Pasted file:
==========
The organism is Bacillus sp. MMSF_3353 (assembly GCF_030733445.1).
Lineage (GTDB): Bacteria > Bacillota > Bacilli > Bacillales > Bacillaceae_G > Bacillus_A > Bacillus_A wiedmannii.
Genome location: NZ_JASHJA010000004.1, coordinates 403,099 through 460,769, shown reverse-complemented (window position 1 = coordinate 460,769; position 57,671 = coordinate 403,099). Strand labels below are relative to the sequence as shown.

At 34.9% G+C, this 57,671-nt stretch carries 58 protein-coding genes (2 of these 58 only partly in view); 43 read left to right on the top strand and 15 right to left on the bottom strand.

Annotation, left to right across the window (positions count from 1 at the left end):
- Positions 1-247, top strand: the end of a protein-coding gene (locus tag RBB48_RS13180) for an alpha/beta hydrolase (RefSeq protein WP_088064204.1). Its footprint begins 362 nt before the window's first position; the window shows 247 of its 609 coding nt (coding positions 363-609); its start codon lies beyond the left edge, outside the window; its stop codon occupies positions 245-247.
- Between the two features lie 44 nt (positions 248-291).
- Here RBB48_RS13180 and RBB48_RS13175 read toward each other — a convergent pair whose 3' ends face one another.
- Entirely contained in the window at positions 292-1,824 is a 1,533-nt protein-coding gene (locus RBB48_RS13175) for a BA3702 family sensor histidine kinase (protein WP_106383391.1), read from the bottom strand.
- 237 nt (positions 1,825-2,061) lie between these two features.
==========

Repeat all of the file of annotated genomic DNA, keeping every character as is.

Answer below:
The organism is Bacillus sp. MMSF_3353 (assembly GCF_030733445.1).
Lineage (GTDB): Bacteria > Bacillota > Bacilli > Bacillales > Bacillaceae_G > Bacillus_A > Bacillus_A wiedmannii.
Genome location: NZ_JASHJA010000004.1, coordinates 403,099 through 460,769, shown reverse-complemented (window position 1 = coordinate 460,769; position 57,671 = coordinate 403,099). Strand labels below are relative to the sequence as shown.

At 34.9% G+C, this 57,671-nt stretch carries 58 protein-coding genes (2 of these 58 only partly in view); 43 read left to right on the top strand and 15 right to left on the bottom strand.

Annotation, left to right across the window (positions count from 1 at the left end):
- Positions 1-247, top strand: the end of a protein-coding gene (locus tag RBB48_RS13180) for an alpha/beta hydrolase (RefSeq protein WP_088064204.1). Its footprint begins 362 nt before the window's first position; the window shows 247 of its 609 coding nt (coding positions 363-609); its start codon lies beyond the left edge, outside the window; its stop codon occupies positions 245-247.
- Between the two features lie 44 nt (positions 248-291).
- Here RBB48_RS13180 and RBB48_RS13175 read toward each other — a convergent pair whose 3' ends face one another.
- Entirely contained in the window at positions 292-1,824 is a 1,533-nt protein-coding gene (locus RBB48_RS13175) for a BA3702 family sensor histidine kinase (protein WP_106383391.1), read from the bottom strand.
- 237 nt (positions 1,825-2,061) lie between these two features.